AUD to SEK interbank exchange rate = 6.5855
Right now the AUD/SEK interbank exchange rate is 6.5855. It’s also called the mid-market rate or just the mid-rate and is the rate that banks use when trading large amounts of foreign currencies with one another.
It's the reference rate we use to calculate how much you are being charged to convert Swedish Krona to Australian Dollar.
This AUD/SEK Converter calculates equivalent Australian Dollar to Swedish Krona amounts at the market mid-rate. You can also enter your own rates to find out the percentage difference to the latest market rates you are being charged.
AUD / SEK converter & margin calculator
|1 AUD||6.5855 SEK|
|5 AUD||32.93 SEK|
|10 AUD||65.86 SEK|
|20 AUD||131.71 SEK|
|50 AUD||329.28 SEK|
|100 AUD||658.55 SEK|
|250 AUD||1,646.38 SEK|
|500 AUD||3,292.75 SEK|
|1,000 AUD||6,585.50 SEK|
|2,000 AUD||13,171.00 SEK|
|5,000 AUD||32,927.50 SEK|
|10,000 AUD||65,855.00 SEK|
|50,000 AUD||329,275.00 SEK|
|100,000 AUD||658,550.00 SEK|
|0.1518 AUD||1 SEK|
|0.7590 AUD||5 SEK|
|1.5180 AUD||10 SEK|
|3.0360 AUD||20 SEK|
|7.5900 AUD||50 SEK|
|15.18 AUD||100 SEK|
|37.95 AUD||250 SEK|
|75.90 AUD||500 SEK|
|151.80 AUD||1,000 SEK|
|303.60 AUD||2,000 SEK|
|759.00 AUD||5,000 SEK|
|1,518.00 AUD||10,000 SEK|
|7,590.00 AUD||50,000 SEK|
|15,180.00 AUD||100,000 SEK|
|SEK Country Guides|
Australian Dollar to Swedish Krona (AUD-SEK) - 10 Year History
The below table shows the historic variation in the AUD/SEK exchange rate over the last 10 years. The percentage change is the difference from the date shown to present. This lets you decide if the current rate is in your favour. You can also view our various charts of AUD versus other currencies : AUD historical charts.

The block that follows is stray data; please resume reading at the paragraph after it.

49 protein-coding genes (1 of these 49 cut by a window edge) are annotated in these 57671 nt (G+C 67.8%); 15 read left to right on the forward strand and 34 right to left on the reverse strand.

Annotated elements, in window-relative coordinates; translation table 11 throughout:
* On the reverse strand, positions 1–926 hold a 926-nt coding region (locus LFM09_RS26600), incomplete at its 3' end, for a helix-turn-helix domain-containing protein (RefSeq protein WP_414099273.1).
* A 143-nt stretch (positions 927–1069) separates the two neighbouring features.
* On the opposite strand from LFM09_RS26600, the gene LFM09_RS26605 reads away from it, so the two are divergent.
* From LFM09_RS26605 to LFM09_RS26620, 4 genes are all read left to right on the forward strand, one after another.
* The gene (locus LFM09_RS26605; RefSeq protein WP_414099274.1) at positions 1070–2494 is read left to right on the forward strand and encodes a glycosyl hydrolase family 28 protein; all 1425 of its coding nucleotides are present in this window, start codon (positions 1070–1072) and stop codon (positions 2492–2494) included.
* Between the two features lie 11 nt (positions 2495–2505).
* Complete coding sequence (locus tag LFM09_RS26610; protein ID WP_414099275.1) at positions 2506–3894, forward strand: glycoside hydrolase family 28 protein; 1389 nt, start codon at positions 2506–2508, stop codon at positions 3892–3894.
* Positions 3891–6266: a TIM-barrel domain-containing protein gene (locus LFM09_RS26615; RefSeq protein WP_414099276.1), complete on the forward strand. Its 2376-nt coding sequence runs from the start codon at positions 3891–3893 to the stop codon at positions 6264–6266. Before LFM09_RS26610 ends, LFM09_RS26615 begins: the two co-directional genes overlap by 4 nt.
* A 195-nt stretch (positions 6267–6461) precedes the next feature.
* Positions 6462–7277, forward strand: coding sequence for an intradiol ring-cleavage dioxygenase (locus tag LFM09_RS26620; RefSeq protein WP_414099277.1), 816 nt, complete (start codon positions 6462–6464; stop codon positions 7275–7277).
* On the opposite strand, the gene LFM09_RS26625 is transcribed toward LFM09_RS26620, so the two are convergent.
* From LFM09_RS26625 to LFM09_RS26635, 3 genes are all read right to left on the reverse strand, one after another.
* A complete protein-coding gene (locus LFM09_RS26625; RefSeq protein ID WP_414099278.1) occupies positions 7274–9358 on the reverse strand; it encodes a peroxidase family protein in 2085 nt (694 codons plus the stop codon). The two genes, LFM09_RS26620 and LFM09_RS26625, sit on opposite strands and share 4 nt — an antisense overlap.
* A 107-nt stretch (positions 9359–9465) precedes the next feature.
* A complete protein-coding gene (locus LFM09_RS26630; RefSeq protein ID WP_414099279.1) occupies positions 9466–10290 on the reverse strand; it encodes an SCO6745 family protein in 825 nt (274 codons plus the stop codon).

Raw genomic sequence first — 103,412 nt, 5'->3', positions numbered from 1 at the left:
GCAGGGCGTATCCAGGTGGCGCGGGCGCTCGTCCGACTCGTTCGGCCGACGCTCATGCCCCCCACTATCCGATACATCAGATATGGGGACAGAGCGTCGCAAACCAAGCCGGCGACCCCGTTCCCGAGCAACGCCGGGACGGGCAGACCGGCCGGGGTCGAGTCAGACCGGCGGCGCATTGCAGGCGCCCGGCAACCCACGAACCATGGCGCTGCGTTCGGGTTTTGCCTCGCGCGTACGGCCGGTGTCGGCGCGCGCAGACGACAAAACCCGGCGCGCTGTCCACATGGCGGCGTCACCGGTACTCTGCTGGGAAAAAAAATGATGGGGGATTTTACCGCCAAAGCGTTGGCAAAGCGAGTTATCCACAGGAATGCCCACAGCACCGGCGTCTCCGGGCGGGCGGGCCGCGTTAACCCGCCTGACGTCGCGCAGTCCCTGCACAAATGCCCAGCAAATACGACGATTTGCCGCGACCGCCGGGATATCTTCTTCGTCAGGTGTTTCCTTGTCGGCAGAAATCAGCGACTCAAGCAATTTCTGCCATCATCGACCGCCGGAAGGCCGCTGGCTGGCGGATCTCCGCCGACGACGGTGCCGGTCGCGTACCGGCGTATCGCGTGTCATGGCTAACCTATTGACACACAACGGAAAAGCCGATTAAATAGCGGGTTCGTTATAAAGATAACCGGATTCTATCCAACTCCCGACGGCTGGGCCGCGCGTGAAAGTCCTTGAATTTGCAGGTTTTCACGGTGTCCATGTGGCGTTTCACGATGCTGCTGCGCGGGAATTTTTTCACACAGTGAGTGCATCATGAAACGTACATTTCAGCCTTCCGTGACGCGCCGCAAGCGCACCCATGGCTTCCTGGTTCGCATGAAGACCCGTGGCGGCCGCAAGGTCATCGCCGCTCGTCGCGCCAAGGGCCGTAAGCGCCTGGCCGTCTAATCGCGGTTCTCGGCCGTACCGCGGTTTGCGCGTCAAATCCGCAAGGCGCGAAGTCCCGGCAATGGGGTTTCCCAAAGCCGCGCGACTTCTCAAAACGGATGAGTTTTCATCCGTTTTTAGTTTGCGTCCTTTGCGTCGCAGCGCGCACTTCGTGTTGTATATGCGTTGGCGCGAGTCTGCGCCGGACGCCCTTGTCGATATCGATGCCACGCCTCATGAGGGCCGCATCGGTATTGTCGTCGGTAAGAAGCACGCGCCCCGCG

|21 Mar 2019||6.5259||Latest|
|14 Mar 2019||6.5752||1 Week||-0.75%|
|19 Feb 2019||6.6739||1 Month||-2.22%|
|22 Sep 2018||6.4130||6 Months||+1.76%|
|21 Mar 2018||6.3659||1 Year||+2.51%|
|21 Mar 2017||6.7516||2 Years||-3.34%|
|22 Mar 2014||5.8343||5 Years||+11.85%|
|23 Mar 2009||5.6695||10 Years||+15.11%|
Why can't I just get the AUD/SEK market rate I see on Google or in the Media?
The AUD/SEK mid-rate is the rate you will see Quoted on Google or the News, nobody except the largest banks and businesses can get exchange rates close to this mid-rate. It is actually just the theoretical half-way point (hence mid-rate) between the last rate at which the AUD / SEK was traded (bought or sold) in the international markets.
Getting a good market rate is mainly about timing however the transaction margin you end up being charged can be considerably reduced by around a few percent (of total amount being exchanged) for travel money and possibly over 5% to 6% when sending money. The exact potential savings depends on the currencies being exchanged and the amount you are transferring and if you are willing to shop around.
The closer your final exchange rate is to the market AUD/SEK midrate the better deal you are getting.
The three things you need in order to get a good AUD to SEK exchange rate
- Know the latest AUD/SEK market mid-rate. The closer your final exchange rate is to this real market rate the better deal you are getting. You should also judge how the current rate compares to the historic rate over the past 10 years.